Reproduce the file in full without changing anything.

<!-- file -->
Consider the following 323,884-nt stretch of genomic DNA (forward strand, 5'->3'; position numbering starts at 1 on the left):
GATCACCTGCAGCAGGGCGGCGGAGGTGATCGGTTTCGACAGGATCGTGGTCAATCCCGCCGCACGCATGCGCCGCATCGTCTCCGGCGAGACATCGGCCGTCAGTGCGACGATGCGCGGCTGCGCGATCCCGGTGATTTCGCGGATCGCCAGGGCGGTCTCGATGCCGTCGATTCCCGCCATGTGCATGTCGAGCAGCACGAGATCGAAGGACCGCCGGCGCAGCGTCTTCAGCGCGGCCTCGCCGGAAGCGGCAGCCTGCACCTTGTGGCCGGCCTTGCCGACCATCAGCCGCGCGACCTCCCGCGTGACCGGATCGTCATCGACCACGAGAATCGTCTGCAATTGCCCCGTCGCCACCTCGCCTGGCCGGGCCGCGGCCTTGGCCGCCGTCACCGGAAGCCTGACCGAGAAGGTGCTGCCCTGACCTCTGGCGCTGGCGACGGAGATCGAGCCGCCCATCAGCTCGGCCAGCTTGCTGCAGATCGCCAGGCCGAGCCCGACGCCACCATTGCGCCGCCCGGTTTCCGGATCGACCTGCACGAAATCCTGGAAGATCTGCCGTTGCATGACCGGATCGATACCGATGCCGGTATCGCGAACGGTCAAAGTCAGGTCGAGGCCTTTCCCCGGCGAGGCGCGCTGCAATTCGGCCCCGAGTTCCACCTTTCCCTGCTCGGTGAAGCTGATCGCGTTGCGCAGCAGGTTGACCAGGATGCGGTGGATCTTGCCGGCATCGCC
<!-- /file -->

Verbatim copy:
Consider the following 323,884-nt stretch of genomic DNA (forward strand, 5'->3'; position numbering starts at 1 on the left):
GATCACCTGCAGCAGGGCGGCGGAGGTGATCGGTTTCGACAGGATCGTGGTCAATCCCGCCGCACGCATGCGCCGCATCGTCTCCGGCGAGACATCGGCCGTCAGTGCGACGATGCGCGGCTGCGCGATCCCGGTGATTTCGCGGATCGCCAGGGCGGTCTCGATGCCGTCGATTCCCGCCATGTGCATGTCGAGCAGCACGAGATCGAAGGACCGCCGGCGCAGCGTCTTCAGCGCGGCCTCGCCGGAAGCGGCAGCCTGCACCTTGTGGCCGGCCTTGCCGACCATCAGCCGCGCGACCTCCCGCGTGACCGGATCGTCATCGACCACGAGAATCGTCTGCAATTGCCCCGTCGCCACCTCGCCTGGCCGGGCCGCGGCCTTGGCCGCCGTCACCGGAAGCCTGACCGAGAAGGTGCTGCCCTGACCTCTGGCGCTGGCGACGGAGATCGAGCCGCCCATCAGCTCGGCCAGCTTGCTGCAGATCGCCAGGCCGAGCCCGACGCCACCATTGCGCCGCCCGGTTTCCGGATCGACCTGCACGAAATCCTGGAAGATCTGCCGTTGCATGACCGGATCGATACCGATGCCGGTATCGCGAACGGTCAAAGTCAGGTCGAGGCCTTTCCCCGGCGAGGCGCGCTGCAATTCGGCCCCGAGTTCCACCTTTCCCTGCTCGGTGAAGCTGATCGCGTTGCGCAGCAGGTTGACCAGGATGCGGTGGATCTTGCCGGCATCGCC